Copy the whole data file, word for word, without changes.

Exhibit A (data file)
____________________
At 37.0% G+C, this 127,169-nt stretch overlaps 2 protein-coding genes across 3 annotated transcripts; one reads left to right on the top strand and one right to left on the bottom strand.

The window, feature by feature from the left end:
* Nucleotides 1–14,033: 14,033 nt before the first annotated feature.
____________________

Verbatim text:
At 37.0% G+C, this 127,169-nt stretch overlaps 2 protein-coding genes across 3 annotated transcripts; one reads left to right on the top strand and one right to left on the bottom strand.

The window, feature by feature from the left end:
* Nucleotides 1–14,033: 14,033 nt before the first annotated feature.